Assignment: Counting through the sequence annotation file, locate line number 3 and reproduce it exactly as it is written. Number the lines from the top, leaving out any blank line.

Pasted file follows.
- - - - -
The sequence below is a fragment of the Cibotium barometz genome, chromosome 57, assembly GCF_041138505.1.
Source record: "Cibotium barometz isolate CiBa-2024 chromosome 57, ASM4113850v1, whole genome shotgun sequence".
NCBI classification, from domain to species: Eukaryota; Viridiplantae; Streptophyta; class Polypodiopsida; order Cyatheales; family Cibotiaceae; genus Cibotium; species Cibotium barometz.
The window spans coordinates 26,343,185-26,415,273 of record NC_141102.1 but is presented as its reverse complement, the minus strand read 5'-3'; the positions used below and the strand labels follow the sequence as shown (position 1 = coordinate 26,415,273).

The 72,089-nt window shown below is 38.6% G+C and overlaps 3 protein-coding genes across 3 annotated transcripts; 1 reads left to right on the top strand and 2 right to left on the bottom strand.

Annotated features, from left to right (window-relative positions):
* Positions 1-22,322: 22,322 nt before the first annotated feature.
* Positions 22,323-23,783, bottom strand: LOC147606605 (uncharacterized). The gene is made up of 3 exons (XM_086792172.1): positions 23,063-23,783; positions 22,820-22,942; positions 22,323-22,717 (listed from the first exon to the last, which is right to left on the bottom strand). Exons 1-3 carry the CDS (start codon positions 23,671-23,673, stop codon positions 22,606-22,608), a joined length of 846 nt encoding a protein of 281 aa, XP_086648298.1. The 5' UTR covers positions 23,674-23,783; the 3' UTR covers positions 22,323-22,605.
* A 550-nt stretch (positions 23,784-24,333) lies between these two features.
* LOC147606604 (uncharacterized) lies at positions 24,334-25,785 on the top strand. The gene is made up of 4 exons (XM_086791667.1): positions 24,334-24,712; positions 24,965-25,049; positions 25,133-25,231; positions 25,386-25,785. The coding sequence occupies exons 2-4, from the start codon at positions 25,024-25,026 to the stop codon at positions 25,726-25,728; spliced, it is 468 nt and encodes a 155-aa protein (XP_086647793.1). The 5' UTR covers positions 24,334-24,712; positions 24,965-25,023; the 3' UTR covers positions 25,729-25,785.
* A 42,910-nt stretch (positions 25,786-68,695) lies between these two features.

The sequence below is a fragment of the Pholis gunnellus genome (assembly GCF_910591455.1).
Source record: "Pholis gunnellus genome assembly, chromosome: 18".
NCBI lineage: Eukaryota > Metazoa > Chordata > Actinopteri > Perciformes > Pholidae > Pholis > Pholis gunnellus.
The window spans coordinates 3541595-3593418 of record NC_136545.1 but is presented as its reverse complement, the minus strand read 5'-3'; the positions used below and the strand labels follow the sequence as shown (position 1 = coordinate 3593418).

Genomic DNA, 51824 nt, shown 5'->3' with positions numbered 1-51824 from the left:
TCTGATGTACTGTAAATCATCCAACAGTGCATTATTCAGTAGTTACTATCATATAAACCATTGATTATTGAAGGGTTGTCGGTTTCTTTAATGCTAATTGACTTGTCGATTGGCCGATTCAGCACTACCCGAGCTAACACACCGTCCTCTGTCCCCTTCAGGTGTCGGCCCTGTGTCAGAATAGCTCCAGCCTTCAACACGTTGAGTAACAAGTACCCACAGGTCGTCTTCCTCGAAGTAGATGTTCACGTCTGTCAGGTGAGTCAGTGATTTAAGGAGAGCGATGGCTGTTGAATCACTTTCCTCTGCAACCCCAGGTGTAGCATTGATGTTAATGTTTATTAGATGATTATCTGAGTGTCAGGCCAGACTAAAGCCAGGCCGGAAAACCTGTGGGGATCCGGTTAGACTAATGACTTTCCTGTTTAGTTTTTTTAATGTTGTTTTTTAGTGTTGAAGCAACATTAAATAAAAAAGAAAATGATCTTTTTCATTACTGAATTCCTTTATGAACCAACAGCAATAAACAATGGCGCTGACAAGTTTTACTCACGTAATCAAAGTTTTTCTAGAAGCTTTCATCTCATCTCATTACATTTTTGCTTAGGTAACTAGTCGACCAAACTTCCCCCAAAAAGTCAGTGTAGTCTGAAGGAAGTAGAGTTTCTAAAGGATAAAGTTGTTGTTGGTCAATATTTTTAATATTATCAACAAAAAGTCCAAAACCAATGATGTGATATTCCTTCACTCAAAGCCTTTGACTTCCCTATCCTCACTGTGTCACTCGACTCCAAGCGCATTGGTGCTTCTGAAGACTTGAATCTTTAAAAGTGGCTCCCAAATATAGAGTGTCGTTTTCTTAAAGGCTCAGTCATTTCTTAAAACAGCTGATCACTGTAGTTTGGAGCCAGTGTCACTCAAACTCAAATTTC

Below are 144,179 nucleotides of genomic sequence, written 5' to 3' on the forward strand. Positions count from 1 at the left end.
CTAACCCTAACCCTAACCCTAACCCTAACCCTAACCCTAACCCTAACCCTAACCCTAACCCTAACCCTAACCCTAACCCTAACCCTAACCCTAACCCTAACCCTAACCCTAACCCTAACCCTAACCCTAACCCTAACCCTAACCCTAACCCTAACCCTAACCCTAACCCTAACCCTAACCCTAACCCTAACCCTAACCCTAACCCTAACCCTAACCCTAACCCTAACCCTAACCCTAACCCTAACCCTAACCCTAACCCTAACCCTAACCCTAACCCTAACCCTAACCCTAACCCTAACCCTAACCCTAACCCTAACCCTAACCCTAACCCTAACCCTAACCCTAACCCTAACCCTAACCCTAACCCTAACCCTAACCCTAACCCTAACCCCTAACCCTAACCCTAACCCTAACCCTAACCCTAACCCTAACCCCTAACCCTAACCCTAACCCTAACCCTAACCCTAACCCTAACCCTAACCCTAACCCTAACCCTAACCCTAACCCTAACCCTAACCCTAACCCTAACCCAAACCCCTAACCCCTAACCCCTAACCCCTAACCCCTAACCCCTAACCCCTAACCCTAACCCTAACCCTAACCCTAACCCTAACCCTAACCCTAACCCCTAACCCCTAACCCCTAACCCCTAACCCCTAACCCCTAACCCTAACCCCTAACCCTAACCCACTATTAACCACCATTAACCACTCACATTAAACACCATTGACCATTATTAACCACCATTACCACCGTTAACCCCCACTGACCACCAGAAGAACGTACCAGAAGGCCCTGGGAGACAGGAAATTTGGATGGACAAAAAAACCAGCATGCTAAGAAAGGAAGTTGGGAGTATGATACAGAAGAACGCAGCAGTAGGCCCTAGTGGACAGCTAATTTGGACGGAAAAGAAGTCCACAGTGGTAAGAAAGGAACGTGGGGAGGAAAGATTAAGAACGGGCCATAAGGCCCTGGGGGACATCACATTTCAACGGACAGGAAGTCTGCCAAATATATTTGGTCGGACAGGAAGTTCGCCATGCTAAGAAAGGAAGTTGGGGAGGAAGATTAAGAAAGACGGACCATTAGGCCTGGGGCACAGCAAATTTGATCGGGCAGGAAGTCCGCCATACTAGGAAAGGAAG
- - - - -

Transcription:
NCBI classification, from domain to species: Eukaryota; Viridiplantae; Streptophyta; class Polypodiopsida; order Cyatheales; family Cibotiaceae; genus Cibotium; species Cibotium barometz.